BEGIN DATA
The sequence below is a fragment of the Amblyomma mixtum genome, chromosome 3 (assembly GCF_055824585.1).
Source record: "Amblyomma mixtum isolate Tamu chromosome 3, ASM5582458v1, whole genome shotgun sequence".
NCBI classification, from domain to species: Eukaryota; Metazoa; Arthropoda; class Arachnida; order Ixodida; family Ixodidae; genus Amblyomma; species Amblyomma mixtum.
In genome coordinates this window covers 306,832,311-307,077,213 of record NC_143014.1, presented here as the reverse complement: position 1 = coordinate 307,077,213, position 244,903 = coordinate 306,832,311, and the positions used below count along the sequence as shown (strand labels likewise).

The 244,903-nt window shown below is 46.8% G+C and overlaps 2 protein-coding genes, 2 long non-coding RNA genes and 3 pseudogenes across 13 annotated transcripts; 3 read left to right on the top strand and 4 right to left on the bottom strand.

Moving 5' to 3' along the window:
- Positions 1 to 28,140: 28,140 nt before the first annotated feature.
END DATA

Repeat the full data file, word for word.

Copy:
The sequence below is a fragment of the Amblyomma mixtum genome, chromosome 3 (assembly GCF_055824585.1).
Source record: "Amblyomma mixtum isolate Tamu chromosome 3, ASM5582458v1, whole genome shotgun sequence".
NCBI classification, from domain to species: Eukaryota; Metazoa; Arthropoda; class Arachnida; order Ixodida; family Ixodidae; genus Amblyomma; species Amblyomma mixtum.
In genome coordinates this window covers 306,832,311-307,077,213 of record NC_143014.1, presented here as the reverse complement: position 1 = coordinate 307,077,213, position 244,903 = coordinate 306,832,311, and the positions used below count along the sequence as shown (strand labels likewise).

The 244,903-nt window shown below is 46.8% G+C and overlaps 2 protein-coding genes, 2 long non-coding RNA genes and 3 pseudogenes across 13 annotated transcripts; 3 read left to right on the top strand and 4 right to left on the bottom strand.

Moving 5' to 3' along the window:
- Positions 1 to 28,140: 28,140 nt before the first annotated feature.